Tuesday, May 12, 2009

Why Rod Roberts should run for governor

When Rod Roberts embarked on his first Statehouse bid in 1998 I was skeptical to say the least. In fact, the candidacy of this ordained Christian conservative pastor frightened me.

With a passionate belief in separation of church and state I had visions of Rod as something of a localized Pat Robertson, an evangelical bent on Bible-beating his view of life and Christianity into his politics, his representation of us. Most of all I feared that if Roberts, a Republican, shirt-sleeved his brand of Protestantism, he'd expose rifts in this city that we've long since repaired to make way for collective progress and respect.

After hundreds of interviews with Roberts over the last decade and in interaction through Rotary and elsewhere I can now say that my initial suspicions, which I think Rod himself would admit were fair and not borne out of any malice, were dead wrong.

Simply put, Rod has demonstrated himself to be a member of that proud tradition of Christians in politics, those whose private faith informs their public acts. In hindsight this shouldn't have come as a surprise. Rod's father, Jack, now retired, was a longtime history and government teacher at the Colo-Nesco School District east of Ames. Rod probably learned about church-state separation somewhere around the time the training wheels came off his first bike.

Over his nine years in the Iowa House, Roberts, the Iowa development director with the Christian Churches/Churches of Christ, has been a reliable vote on social conservative issues to be sure. He's vehemently opposed to abortion and is steadfast in his religiously based view that marriage should be between one man and one woman. Organizations such as the decidedly right-of-center Iowa Family Policy Center know this and tell us they're quite comfortable with the prospect of a Governor Rod Roberts. They trust him.

But it is not with social issues that Roberts has made his name in the Legislature and Iowa politics - or in Carroll. Specifically, Rod, a man who clearly keeps close counsel with successful economic-development leaders in Carroll, fought for legislation that has dispersed money from casino-rich counties to the rest of the state through Endow Iowa. Carroll County and other rural areas without slot-machine-fed streams of cash benefit enormously from this. It is a signature accomplishment.

On the education front, Roberts, a former member of the Carroll Community School Board, has shown a keen understanding of the state's public systems, which consume a lion's share of the tax dollars we send to Des Moines. What's more, he provided crucial advocacy for private schools with support of tuition tax credits and the rescue of logical state transportation programs for parochial students - funding that was under heavy assault at one point from former Iowa Gov. Tom Vilsack.

With regard to constituent service, an underrated but perhaps the best measure of a legislator, Rod's performed diligently. He's listened and delivered, most recently where the city of Carroll and a much-needed traffic signal project at U.S. Highway 30 and Griffith Road is concerned. I've personally never seen Rod Roberts unprepared or ill-informed on legislation. This teacher's son does his homework.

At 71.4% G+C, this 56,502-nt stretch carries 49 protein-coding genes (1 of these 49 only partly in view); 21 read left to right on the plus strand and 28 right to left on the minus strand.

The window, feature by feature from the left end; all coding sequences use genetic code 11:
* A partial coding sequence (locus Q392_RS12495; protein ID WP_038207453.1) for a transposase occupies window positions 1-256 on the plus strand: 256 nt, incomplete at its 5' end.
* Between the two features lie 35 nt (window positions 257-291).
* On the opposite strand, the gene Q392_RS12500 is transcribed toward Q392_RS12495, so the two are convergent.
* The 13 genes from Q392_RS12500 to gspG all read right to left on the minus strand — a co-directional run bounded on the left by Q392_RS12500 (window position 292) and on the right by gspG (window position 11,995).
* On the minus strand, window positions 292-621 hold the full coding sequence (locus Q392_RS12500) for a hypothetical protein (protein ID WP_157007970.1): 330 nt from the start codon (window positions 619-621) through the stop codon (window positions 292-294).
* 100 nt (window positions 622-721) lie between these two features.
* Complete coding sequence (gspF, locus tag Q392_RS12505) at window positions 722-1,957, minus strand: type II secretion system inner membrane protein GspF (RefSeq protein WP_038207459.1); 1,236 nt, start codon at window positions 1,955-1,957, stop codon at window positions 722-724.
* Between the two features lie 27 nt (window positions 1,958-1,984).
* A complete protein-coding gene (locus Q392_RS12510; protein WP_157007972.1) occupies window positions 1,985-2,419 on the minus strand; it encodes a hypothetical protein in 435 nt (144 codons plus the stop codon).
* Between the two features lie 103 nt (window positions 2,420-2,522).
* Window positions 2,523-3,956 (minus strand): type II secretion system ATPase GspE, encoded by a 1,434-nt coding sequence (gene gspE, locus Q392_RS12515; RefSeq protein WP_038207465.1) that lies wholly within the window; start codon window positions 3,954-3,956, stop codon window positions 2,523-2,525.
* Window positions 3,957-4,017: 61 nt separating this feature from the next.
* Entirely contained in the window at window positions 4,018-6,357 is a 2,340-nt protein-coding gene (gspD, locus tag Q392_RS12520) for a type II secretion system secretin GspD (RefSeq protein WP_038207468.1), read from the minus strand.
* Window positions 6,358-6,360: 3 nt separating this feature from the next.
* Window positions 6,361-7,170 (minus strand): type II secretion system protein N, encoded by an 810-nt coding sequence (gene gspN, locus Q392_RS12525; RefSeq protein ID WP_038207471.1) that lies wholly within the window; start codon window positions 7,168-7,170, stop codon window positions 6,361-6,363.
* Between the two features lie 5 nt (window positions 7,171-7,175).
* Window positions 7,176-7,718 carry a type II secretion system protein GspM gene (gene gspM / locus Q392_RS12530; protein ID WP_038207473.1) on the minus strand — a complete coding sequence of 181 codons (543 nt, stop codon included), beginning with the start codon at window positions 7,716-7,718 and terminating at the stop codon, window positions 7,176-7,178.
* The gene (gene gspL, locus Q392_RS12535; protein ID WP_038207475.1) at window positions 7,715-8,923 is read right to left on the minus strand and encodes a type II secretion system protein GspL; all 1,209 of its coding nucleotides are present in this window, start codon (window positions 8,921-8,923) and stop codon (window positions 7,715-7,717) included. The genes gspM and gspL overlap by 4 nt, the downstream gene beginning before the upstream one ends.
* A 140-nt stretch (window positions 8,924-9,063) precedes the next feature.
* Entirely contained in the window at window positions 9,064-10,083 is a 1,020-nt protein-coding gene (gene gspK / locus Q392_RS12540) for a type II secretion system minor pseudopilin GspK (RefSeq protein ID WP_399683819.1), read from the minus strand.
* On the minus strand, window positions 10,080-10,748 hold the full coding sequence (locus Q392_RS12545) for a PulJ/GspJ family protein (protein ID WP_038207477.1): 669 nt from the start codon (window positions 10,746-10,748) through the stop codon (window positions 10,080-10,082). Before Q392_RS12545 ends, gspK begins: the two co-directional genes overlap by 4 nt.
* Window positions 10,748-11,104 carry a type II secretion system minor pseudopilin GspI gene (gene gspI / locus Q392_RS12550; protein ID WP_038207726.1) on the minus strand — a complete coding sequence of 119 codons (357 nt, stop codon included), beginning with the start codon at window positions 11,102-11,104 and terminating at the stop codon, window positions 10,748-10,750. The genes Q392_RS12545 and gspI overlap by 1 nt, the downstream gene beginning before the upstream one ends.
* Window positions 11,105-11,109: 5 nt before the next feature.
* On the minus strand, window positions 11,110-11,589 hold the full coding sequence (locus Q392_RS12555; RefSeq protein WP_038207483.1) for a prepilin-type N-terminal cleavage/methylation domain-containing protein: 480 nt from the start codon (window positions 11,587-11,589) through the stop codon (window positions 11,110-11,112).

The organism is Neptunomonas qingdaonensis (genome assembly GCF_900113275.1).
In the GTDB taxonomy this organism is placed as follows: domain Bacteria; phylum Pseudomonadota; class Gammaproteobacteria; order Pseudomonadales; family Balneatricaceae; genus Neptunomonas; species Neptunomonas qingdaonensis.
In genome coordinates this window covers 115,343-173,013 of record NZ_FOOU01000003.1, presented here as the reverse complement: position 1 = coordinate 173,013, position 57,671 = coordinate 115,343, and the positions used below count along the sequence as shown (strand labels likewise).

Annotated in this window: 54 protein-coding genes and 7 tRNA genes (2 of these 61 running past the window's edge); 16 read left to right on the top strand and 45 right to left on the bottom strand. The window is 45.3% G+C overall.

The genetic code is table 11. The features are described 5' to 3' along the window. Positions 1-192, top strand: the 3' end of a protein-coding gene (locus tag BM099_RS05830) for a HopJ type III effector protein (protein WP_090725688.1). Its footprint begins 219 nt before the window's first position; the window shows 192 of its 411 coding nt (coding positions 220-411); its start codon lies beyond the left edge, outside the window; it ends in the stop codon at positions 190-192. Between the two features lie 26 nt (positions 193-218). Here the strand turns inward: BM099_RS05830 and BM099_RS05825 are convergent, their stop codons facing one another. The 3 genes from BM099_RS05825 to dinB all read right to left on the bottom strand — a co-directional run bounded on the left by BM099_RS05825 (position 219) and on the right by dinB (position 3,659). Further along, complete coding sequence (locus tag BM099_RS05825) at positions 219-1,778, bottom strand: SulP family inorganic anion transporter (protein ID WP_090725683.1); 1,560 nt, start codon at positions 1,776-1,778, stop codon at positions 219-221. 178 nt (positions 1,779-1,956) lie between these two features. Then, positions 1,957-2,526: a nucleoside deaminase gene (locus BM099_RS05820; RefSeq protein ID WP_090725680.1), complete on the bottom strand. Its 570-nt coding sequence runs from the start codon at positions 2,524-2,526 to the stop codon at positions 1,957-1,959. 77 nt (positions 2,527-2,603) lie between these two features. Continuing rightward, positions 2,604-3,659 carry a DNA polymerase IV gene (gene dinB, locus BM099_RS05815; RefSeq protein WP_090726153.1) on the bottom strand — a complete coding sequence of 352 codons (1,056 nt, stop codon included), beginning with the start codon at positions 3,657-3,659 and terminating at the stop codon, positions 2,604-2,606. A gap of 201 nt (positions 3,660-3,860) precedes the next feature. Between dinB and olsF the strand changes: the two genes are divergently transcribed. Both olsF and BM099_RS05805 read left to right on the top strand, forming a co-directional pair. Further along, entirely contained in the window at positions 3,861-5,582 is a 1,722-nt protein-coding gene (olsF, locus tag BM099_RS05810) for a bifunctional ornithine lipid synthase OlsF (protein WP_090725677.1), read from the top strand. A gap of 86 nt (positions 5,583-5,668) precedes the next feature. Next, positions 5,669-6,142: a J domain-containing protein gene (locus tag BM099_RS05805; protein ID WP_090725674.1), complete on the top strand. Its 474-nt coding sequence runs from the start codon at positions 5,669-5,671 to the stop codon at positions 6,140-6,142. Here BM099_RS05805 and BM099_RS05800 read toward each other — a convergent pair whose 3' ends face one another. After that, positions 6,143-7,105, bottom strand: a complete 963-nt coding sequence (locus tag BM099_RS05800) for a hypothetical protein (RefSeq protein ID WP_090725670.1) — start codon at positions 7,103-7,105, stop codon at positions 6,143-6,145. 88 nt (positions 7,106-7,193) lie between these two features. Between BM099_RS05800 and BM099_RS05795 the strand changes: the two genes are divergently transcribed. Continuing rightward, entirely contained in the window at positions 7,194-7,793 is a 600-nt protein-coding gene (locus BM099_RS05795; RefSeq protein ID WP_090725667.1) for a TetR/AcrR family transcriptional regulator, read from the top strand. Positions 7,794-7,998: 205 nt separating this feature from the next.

In an in-depth analysis of a potential Roberts gubernatorial bid we published Monday, fiscal-issues-first Des Moines Republican David Oman, former state chairman of that party, described Rod as having "a winning personality." This is right on the money for Rod is that rarest of political creatures with whom one can disagree but still hold in esteem, for while he's a sharp tactician and not afraid to mix it up, Rod isn't guided by guile.

In 2010 the Iowa GOP has a barn-door opening provided by an at times stumbling Chet Culver and overreaching Democratic Party, which appeared more interested in political paybacks than governing. But Republicans face political Siberia if they can't nominate a competitive candidate for Terrace Hill and shape an agenda that reaches out from the ideological single-issue madness of fringe players to life in the middle of Iowa, where most of us live.

There's every reason to believe Rod Roberts can erect the political bridges Republicans so desperately need.

Rod has what GOP insider and influential blogger Tim Albrecht calls a "gentle mannerism." Because Rod is so comfortable with himself, with his beliefs, and the necessary reconciliation on soul-searching matters like abortion and the death penalty, he doesn't have to spit-scream like a broker on a New York trading floor to prove who he is. There's no worry of a magically morphing Mitt Romney with Roberts.

Practically speaking, Roberts should enter the GOP gubernatorial primary because he has everything to gain and nothing to lose if he runs a clean campaign full of ideas and scrubbed of insults - which if history is a guide, there's ample reason to believe he will.

There are three possible results should he enter. Roberts could connect the Robert Ray moderates and Steve King conservatives in his party to capture the nomination. Or he could find himself positioned nicely for the lieutenant governor slot should a central Iowa moderate emerge as the GOP's top candidate. The worst-case scenario is that Roberts, who could drop out of the June 2010 primary in time to keep his House seat, would boost his name recognition, setting up future runs, perhaps for Congress or another statewide office or a prestigious leadership role in the Iowa House as its speaker or ranking member.

In the end, Rod should run because if he doesn't, he'll always wonder what could have been. Rod's earned this shot and should take it with the support of the Carroll area he's admirably represented.

This column first appeared in The Carroll Daily Times Herald.

1 comment:

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